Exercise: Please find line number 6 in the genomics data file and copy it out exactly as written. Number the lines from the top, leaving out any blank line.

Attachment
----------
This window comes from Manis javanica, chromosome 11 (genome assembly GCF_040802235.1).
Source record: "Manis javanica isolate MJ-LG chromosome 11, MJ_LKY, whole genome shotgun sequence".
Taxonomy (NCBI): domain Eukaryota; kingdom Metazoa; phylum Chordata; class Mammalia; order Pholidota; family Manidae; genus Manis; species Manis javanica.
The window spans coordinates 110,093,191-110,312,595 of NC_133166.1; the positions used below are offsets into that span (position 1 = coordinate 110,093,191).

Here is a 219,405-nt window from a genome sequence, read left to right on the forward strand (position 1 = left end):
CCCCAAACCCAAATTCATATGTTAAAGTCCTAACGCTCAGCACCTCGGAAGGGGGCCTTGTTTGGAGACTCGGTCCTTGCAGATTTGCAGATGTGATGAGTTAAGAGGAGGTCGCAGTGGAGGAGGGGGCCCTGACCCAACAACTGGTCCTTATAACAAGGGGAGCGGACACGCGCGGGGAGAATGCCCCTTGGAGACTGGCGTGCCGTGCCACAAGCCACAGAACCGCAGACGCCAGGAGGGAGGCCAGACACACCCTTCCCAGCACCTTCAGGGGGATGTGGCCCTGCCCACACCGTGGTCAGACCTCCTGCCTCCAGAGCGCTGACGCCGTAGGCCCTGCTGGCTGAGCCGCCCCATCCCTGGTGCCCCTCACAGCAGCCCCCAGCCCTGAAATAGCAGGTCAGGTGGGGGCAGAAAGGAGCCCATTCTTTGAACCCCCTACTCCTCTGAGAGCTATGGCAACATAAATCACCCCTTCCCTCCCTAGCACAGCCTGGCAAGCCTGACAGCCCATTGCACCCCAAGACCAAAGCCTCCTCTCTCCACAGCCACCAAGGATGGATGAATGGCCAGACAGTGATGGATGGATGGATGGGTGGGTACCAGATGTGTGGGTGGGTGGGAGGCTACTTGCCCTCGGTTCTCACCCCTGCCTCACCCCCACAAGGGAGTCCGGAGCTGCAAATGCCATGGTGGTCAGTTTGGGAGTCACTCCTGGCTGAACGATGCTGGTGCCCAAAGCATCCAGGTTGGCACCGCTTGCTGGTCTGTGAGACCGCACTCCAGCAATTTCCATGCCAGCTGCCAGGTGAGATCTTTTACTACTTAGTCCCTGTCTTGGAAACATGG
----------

CCCCAAACCCAAATTCATATGTTAAAGTCCTAACGCTCAGCACCTCGGAAGGGGGCCTTGTTTGGAGACTCGGTCCTTGCAGATTTGCAGATGTGATGAGTTAAGAGGAGGTCGCAGTGGAGGAGGGGGCCCTGACCCAACAACTGGTCCTTATAACAAGGGGAGCGGACACGCGCGGGGAGAATGCCCCTTGGAGACTGGCGTGCCGTGCCACAAGCCACAGAACCGCAGACGCCAGGAGGGAGGCCAGACACACCCTTCCCAGCACCTTCAGGGGGATGTGGCCCTGCCCACACCGTGGTCAGACCTCCTGCCTCCAGAGCGCTGACGCCGTAGGCCCTGCTGGCTGAGCCGCCCCATCCCTGGTGCCCCTCACAGCAGCCCCCAGCCCTGAAATAGCAGGTCAGGTGGGGGCAGAAAGGAGCCCATTCTTTGAACCCCCTACTCCTCTGAGAGCTATGGCAACATAAATCACCCCTTCCCTCCCTAGCACAGCCTGGCAAGCCTGACAGCCCATTGCACCCCAAGACCAAAGCCTCCTCTCTCCACAGCCACCAAGGATGGATGAATGGCCAGACAGTGATGGATGGATGGATGGGTGGGTACCAGATGTGTGGGTGGGTGGGAGGCTACTTGCCCTCGGTTCTCACCCCTGCCTCACCCCCACAAGGGAGTCCGGAGCTGCAAATGCCATGGTGGTCAGTTTGGGAGTCACTCCTGGCTGAACGATGCTGGTGCCCAAAGCATCCAGGTTGGCACCGCTTGCTGGTCTGTGAGACCGCACTCCAGCAATTTCCATGCCAGCTGCCAGGTGAGATCTTTTACTACTTAGTCCCTGTCTTGGAAACATGG